When buying from a local nursery, select bare-root shrubs or trees with strong stems, avoid any that have already leafed out. If possible look at the roots, select those with healthy-looking, well-formed root systems. Avoid any with slimy roots or dry, withered ones. Often the roots are packed in wood shavings and wrapped in plastic so you can't see the roots, avoid packages that have been opened, are waterlogged or seem excessively dry. If ordering plants by mail, check the order as soon as it arrives for errors in packing as well as broken, or damaged plants. Notify the shipper immediately of any problems, most do a great job of customer service.
It's best to plant as soon as possible after purchase. If you're not ready or the weather is truly ghastly, "heel in" the plants by laying them in a temporary trench dug in a shady spot in the garden and cover the roots with moist sawdust, bark or soil. Never let the roots dry out or freeze.
Most growers provide detailed planting instructions, read through them before you start. I like to start by digging a hole a bit wider and deeper than the roots. This gives me a chance to check soil conditions. It should be moist but not excessively wet. If it's very wet wait a few days. Where drainage is a problem, it may be necessary to create a planting area above grade. Use a spading fork to rough up the sides of the hole, roots have a hard time growing into the surrounding soil if the sides are too smooth.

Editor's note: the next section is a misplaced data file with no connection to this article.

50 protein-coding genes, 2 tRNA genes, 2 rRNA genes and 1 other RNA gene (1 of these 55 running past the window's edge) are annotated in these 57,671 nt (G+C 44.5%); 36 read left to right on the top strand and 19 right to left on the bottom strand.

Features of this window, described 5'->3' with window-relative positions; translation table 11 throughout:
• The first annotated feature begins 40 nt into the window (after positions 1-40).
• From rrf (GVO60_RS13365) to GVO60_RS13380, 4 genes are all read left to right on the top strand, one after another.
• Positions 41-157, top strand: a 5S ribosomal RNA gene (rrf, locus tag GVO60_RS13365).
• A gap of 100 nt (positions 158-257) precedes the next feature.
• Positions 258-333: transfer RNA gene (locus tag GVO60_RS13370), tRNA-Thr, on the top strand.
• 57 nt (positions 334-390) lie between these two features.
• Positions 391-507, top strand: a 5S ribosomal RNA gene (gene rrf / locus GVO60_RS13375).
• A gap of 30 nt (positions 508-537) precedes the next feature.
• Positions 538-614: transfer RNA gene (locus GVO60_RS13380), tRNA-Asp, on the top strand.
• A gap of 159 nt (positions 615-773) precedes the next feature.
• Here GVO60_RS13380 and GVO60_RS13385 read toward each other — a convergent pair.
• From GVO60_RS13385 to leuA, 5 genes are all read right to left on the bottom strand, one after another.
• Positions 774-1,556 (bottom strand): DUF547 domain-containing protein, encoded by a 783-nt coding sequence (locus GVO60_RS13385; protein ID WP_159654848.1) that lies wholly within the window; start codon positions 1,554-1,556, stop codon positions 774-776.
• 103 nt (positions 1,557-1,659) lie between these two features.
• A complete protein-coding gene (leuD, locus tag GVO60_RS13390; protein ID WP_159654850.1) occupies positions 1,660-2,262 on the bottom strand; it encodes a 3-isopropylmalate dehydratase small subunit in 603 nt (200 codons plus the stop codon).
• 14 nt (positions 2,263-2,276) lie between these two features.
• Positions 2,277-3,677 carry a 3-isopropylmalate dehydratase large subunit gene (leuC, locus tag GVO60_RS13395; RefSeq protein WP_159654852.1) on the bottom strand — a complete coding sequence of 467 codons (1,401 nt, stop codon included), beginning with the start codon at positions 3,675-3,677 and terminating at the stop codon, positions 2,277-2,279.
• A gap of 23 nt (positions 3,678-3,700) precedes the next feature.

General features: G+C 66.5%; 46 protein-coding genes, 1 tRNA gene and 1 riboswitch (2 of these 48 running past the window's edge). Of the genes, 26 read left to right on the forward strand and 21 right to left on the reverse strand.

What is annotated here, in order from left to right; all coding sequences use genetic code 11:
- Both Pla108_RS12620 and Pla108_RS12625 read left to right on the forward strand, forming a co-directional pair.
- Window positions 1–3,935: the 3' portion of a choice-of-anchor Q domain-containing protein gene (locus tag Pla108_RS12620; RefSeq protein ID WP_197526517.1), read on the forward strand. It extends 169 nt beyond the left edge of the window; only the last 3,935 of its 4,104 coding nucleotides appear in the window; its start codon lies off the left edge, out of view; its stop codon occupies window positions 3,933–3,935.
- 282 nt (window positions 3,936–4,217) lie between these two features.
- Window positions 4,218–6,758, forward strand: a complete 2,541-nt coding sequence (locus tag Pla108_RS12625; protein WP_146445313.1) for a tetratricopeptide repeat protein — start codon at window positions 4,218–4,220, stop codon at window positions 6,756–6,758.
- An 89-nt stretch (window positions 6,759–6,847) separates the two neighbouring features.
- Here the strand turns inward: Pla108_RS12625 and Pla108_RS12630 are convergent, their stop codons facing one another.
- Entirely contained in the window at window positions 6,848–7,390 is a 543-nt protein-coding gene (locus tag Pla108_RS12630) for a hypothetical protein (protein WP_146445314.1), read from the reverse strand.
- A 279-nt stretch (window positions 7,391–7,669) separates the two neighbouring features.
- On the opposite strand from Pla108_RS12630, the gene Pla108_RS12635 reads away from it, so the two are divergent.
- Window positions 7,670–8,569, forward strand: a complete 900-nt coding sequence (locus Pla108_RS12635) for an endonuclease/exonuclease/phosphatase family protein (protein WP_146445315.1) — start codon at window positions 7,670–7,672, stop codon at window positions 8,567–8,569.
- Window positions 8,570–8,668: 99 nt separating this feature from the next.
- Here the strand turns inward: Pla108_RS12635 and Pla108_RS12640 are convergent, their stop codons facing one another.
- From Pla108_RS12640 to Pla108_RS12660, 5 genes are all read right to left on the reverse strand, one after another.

Remove the packing material from around the roots. Don't put the wood shaving or moss in the planting hole. Wash off any remaining bits with a hose, or you can soak the roots in a bucket of water as you dig the hole. It's important that the roots never dry out. Just before planting cut off any damaged or broken roots to sound wood with a clean cut. Remove any major roots that cross over the root system close the trunk; these could eventually girdle the tree killing it. Make a cone shaped mound in the center of the planting hole. Position the plant so that it's at the correct depth, usually the same depth it was planted at in the nursery, if this is a grafted tree the graft union should be at least an inch above ground. Spread the roots as evenly as possible. Back fill, using the native soil from the hole. Don't put chemical fertilizer or fresh manure in the planting hole it could damage the roots. Hold the plant upright as you firm the soil, being sure there are no air pockets around the roots. In the unlikely event that the soil is dry slowly soak with water and firm the soil again. A good resource on planting landscape trees in a bulletin from Washington State University EB 1505 "Planting Landscape Plants". For those interested in growing tree fruit PNW 0400 "Training and Pruning Your Home Orchard."
How about a plug for the Miller Library as a resource for locating growers. Using the many resources found in the Miller Library and on the Internet, Plant Answer Line is tailored to the needs of Pacific Northwest gardeners. Call with your gardening questions Monday through Friday from 9 a.m. to 5 p.m. at 206-897-5268 (206-UW-PLANT)
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